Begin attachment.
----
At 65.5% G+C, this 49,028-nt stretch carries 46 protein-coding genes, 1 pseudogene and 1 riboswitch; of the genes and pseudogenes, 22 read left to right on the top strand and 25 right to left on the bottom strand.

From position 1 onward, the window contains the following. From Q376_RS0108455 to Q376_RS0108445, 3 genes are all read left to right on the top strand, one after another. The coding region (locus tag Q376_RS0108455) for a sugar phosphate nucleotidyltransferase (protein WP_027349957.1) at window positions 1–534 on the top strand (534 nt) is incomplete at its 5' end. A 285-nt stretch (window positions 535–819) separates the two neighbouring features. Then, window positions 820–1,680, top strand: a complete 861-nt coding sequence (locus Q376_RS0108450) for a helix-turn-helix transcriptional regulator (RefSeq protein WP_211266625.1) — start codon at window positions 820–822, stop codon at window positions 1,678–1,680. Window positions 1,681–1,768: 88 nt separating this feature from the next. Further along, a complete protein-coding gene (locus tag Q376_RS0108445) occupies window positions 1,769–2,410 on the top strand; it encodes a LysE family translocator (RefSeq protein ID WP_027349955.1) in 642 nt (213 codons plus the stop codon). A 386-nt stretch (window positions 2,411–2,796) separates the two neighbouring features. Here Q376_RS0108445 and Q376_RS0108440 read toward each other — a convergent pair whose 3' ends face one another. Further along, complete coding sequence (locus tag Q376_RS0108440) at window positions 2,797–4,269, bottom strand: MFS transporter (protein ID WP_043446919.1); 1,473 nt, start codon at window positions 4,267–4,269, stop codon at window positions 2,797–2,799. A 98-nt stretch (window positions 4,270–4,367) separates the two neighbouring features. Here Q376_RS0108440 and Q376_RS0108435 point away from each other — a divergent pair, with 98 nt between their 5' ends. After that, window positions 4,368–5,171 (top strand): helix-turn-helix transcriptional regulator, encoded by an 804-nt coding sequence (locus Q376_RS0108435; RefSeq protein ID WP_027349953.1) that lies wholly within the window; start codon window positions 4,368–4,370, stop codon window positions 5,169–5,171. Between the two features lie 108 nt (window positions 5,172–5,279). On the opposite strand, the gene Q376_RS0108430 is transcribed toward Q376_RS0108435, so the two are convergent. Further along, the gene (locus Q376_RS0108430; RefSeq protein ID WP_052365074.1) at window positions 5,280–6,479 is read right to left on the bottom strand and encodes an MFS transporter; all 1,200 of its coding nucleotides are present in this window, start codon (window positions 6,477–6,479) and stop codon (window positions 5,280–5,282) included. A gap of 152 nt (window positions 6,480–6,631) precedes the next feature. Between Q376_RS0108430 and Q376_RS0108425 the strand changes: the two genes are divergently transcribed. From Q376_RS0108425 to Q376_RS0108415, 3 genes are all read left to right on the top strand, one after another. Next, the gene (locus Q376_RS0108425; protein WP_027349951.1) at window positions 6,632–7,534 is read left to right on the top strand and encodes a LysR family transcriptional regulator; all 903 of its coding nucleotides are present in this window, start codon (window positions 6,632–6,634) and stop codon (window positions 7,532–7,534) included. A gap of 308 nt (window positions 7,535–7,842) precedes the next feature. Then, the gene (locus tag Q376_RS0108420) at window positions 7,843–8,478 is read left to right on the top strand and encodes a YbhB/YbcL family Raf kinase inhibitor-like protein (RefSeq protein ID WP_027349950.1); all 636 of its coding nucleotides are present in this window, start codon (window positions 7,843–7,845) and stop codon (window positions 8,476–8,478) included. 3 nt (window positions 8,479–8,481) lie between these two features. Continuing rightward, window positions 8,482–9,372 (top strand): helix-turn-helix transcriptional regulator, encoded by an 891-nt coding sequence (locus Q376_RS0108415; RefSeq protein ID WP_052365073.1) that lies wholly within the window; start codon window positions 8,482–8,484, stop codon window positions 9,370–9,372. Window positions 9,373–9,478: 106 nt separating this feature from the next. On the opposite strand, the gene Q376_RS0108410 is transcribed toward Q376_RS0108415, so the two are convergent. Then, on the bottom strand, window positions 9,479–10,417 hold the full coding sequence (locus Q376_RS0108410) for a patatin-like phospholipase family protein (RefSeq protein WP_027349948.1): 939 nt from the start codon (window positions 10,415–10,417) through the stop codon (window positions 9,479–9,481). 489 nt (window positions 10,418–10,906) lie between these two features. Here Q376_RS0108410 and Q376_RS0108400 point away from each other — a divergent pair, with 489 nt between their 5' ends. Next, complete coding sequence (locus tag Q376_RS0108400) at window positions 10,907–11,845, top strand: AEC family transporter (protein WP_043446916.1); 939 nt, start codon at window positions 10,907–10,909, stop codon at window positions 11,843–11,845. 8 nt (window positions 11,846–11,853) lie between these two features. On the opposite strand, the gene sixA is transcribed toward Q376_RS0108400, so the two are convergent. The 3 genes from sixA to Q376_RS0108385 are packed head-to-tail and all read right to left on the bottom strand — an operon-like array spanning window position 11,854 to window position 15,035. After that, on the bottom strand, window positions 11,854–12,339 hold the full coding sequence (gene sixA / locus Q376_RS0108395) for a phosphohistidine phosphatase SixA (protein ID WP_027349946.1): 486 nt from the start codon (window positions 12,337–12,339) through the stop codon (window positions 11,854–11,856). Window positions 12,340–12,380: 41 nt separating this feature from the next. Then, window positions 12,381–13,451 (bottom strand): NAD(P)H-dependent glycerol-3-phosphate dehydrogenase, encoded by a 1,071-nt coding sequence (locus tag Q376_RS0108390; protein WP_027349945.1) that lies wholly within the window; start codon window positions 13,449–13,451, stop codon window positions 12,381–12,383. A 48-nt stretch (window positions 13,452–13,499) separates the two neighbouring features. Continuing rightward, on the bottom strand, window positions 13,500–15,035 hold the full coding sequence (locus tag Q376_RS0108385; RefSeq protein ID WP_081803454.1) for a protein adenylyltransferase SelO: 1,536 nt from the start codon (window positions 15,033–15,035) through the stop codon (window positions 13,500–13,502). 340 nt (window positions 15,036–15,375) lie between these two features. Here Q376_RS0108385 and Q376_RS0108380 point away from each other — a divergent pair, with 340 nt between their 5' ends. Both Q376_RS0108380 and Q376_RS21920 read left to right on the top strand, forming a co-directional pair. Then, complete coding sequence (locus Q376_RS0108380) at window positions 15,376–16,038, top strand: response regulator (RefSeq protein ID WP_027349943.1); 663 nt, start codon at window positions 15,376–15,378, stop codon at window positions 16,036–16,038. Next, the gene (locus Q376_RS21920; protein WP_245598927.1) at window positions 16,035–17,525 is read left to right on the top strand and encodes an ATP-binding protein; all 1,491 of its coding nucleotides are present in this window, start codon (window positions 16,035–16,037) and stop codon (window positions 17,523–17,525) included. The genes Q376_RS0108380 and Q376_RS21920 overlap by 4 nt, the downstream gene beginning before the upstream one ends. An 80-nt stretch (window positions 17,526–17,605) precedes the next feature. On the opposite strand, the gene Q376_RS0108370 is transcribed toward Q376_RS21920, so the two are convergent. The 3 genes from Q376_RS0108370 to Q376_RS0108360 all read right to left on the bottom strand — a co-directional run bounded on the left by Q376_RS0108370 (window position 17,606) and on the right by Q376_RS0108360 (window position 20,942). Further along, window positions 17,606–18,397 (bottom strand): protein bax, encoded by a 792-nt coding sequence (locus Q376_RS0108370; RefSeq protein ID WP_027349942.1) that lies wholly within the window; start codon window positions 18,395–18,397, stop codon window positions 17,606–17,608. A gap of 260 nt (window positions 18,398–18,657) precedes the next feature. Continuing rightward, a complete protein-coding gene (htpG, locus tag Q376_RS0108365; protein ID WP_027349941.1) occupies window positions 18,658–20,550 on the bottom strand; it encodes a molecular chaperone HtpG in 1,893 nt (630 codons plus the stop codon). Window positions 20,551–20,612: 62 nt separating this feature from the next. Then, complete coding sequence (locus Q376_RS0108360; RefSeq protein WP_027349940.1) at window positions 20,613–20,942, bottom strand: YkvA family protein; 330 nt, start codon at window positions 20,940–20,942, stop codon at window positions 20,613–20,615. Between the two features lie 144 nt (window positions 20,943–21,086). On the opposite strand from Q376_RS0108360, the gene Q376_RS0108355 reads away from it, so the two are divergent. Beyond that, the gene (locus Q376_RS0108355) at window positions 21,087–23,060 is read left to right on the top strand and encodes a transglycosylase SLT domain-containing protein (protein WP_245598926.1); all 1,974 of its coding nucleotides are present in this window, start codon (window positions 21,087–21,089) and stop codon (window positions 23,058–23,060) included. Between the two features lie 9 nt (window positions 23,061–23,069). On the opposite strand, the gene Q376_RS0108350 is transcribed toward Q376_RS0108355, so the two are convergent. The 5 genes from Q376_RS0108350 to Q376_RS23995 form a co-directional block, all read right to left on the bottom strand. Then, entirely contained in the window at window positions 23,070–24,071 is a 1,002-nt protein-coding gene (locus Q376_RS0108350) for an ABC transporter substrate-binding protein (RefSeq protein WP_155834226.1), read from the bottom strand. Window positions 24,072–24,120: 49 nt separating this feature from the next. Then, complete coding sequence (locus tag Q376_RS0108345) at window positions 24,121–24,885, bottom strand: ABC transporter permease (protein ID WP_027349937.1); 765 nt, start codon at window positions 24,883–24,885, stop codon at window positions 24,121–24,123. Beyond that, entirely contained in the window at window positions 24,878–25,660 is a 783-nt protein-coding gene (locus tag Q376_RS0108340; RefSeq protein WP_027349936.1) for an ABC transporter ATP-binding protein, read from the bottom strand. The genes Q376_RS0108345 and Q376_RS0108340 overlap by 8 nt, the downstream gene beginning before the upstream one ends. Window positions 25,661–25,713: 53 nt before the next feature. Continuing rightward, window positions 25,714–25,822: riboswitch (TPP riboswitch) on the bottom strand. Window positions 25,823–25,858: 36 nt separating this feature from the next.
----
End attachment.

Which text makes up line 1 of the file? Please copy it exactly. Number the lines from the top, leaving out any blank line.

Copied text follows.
At 65.5% G+C, this 49,028-nt stretch carries 46 protein-coding genes, 1 pseudogene and 1 riboswitch; of the genes and pseudogenes, 22 read left to right on the top strand and 25 right to left on the bottom strand.